A new survey of US teenagers shows that overall, smoking and illicit drug use has fallen over the last ten years, with substantial drops in the eighth graders but there are still some worrying trends such as increase in ecstasy use and continued abuse of prescription drugs.

The survey, the results of which were announced at a news conference at the White House, yesterday, Tuesday 11th December, was carried out by researchers from the University of Michigan and is called the The Monitoring the Future project, now in its 33rd year. It was sponsored by the National Institute on Drug Abuse (NIDA), which is part of the National Institutes of Health (NIH).

The researchers surveyed 48,025 students in grades 8 (mostly 13 to 14 year olds) , 10 (mostly 15 to 16 year olds), and 12 (mostly 17 to 18 year olds) in 403 public and private US schools. Survey participants reported their use of drugs, alcohol and cigarettes across three time periods: past month, past year, and lifetime. The survey also asked students about their attitude toward substances.

The biggest fall was found in 8th graders, 13 per cent of whom reported using an illicit drug at least once in the last year in 2007, which is nearly half the 24 per cent who reported doing so in 2006.

8th graders also showed a significant long term fall in past-year alcohol use, down to 31.8 per cent compared with 46.8 per cent in 1994. Lifetime and past-month daily smoking among this group has also dropped considerably in the last year. Daily cigarette smoking went down from 4 to 3 per cent (it peaked at 10.4 per cent in 1996).

Also down among 8th graders is annual prevalence of marijuana use, from 11.7 per cent in 2006 to 10.3 per cent in 2007 (it peaked at 18.3 per cent in 1996).

The 2007 results could signify a cultural shift among teenagers, with a different attitude to smoking and using illegal drugs, said the NIDA in a prepared statement.

NIH Director, Dr Elias A. Zerhouni said:

“Over the last decade, there has been a large science-based effort throughout the public health community to drive down the rates of smoking, illicit drug, and alcohol use among teens.”

“These results show us we are definitely seeing a decline in substance abuse among our youngest and most vulnerable teens, and we are committed to continuing our efforts,” added Zerhouni.

NIDA director, Nora D Volkow said:

“We are especially heartened to see the decrease in smoking among eighth graders, and will be watching the next two years closely to see if this decline will stick as these kids get older.”

“If this change in attitude is carried with them throughout the rest of their teen years, we could see a dramatic drop in smoking-related deaths in their generation,” she added.

However, other results are not so dramatically pleasing.

Past-year use of marijuana among 10th and 12th graders remained steady, although there has been a slow downward trend in illicit drug use that is driven by a decline in reported marijuana smoking. Among 10th graders marijuana use is steady at 24.6 per cent, down from a peak 34.8 per cent in 1997, while among 12th graders it is holding at 31.7 per cent, after a 1997 peak of 38.5 per cent.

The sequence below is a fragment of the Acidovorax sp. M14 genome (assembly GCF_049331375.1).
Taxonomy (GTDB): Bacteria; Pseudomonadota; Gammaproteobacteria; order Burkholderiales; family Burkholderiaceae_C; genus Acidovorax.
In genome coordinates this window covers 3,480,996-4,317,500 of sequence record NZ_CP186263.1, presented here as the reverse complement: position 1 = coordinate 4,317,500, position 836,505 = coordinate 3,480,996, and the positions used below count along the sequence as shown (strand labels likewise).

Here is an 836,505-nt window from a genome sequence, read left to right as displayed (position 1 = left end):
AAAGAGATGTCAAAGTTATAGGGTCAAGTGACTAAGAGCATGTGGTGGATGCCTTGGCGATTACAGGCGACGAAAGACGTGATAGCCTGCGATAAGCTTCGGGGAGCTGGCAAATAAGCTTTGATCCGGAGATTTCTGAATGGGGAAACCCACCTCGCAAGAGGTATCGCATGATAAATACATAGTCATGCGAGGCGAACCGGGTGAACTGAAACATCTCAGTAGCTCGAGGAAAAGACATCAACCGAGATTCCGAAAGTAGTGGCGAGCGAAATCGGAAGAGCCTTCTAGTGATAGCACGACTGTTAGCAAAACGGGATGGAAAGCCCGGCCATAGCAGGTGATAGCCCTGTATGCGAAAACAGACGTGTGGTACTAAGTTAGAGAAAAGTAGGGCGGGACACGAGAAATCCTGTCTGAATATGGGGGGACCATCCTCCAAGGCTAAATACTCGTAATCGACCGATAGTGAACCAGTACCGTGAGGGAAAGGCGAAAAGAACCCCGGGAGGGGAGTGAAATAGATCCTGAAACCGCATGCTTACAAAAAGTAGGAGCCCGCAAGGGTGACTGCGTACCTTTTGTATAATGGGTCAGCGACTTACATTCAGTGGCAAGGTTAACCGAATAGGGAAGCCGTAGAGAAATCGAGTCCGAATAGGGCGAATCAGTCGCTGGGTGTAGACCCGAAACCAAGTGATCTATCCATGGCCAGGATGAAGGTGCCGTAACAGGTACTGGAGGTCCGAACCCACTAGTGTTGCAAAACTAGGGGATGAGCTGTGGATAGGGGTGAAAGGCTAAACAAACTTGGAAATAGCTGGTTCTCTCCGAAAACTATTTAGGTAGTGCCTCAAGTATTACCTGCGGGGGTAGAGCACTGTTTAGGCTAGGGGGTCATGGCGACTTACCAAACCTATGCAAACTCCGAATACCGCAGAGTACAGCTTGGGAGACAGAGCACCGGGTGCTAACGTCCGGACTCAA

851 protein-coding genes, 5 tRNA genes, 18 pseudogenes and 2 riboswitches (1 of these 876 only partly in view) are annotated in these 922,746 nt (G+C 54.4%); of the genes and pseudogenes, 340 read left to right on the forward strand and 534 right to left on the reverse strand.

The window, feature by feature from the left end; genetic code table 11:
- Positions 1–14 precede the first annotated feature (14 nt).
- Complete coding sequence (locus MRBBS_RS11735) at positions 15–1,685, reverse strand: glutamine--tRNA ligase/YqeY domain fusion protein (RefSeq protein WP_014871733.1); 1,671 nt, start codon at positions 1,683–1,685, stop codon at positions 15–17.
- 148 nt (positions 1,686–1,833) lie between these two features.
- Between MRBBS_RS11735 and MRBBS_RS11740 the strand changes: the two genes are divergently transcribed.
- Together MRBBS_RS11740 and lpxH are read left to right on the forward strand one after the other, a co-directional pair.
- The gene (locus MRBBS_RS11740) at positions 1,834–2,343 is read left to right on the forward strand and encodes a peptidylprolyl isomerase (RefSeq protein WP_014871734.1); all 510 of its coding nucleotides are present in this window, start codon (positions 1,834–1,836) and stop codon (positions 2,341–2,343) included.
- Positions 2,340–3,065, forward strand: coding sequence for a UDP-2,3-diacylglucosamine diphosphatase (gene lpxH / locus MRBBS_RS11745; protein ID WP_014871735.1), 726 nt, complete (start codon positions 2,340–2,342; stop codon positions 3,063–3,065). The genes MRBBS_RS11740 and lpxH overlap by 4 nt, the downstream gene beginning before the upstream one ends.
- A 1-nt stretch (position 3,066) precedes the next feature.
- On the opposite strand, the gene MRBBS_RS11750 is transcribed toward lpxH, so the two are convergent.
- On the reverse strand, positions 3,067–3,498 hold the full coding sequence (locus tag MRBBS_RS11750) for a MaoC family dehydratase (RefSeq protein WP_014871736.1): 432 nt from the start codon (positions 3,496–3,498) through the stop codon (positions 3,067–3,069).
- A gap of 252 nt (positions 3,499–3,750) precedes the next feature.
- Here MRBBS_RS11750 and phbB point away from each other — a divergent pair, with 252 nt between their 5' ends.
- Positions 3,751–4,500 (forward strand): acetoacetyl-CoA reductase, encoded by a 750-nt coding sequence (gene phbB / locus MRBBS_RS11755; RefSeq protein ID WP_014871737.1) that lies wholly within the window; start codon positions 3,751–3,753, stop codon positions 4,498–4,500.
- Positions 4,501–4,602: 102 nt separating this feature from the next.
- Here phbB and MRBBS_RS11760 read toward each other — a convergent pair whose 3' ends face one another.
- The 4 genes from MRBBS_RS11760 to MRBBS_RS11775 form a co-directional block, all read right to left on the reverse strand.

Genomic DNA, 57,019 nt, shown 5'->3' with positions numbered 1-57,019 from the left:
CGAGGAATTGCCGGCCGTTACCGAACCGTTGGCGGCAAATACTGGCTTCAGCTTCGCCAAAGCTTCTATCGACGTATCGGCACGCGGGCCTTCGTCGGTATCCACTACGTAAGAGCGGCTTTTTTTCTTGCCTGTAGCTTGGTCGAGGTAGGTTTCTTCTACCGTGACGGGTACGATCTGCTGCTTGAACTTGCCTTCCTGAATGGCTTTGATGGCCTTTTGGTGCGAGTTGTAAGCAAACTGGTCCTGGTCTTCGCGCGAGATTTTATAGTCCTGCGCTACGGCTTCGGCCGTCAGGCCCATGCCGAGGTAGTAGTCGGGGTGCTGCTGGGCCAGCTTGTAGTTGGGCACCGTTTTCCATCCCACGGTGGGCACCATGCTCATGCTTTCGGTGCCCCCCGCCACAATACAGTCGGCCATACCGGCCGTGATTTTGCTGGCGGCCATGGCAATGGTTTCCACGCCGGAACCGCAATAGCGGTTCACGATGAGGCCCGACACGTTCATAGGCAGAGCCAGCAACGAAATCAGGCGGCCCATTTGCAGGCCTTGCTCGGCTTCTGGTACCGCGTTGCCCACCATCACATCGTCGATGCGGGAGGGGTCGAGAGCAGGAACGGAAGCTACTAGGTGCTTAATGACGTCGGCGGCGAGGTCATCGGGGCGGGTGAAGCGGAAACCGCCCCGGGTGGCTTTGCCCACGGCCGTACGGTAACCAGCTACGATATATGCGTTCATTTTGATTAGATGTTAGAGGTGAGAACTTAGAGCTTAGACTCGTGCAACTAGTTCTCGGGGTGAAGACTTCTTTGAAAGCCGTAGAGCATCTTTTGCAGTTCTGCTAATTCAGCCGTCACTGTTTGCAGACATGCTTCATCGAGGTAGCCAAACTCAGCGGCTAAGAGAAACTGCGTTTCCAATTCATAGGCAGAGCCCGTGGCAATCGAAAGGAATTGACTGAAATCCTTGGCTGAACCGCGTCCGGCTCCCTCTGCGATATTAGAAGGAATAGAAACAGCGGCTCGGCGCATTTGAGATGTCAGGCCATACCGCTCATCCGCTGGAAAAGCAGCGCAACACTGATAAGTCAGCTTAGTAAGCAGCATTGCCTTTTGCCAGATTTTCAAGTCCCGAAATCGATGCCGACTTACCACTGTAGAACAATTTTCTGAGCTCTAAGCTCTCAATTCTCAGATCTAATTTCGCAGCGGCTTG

A worrying area of the survey concerns prescription drug use, which remains high with no significant drop in non-medical use.

Vicodin is still one of the most commonly abused prescription drugs among 12th graders. 1 in 10 of this group reported non-medical use of Vicodin in the past year.

This is the first year the survey has pulled together data for all prescription drugs as a measurable group. This shows that 15.4 per cent of high school seniors reported non-medical use in the past year of at least one of the prescription drugs monitored by the survey.

The survey now monitors the use of: Vicodin, OxyContin and other opiates; Ritalin and other amphetamines; sedatives, barbiturates, tranquilizers, and over- the-counter drugs, such as cough syrup.

Binge drinking, or consuming 5 or more drinks in a row within the last two weeks (a very dangerous pattern of alcohol consumption), has not budged. Figures for this pattern of abuse have remained at worrisome levels for all three student age groups. Also recent data on alcohol consumption have remained at a steady high level for 10th and 12th graders.

The survey also pinpoints another area of concern: the “softening of attitudes towards MDMA (ecstasy) and LSD” in the younger groups. For the third year now, there has been a decrease in the perception of how harmful MDMA is among 8th graders. And in 10th graders, there has been a decrease in the perception of how harmful LSD and MDMA is, as well as a decrease in the disapproval toward taking LSD.

This is in addition to an increase in past-year use of MDMA among 10th and 12th graders in the last two years.

Volkow said they will be monitoring the trends in MDMA and LSD use in future years:

“This decrease in both disapproval and perceived harmfulness among eighth graders shows us that we need to be vigilant in our educational efforts with every drug in each succeeding generation,” she said.

Click here for more information on the Monitoring the Future survey.

Written by: Catharine Paddock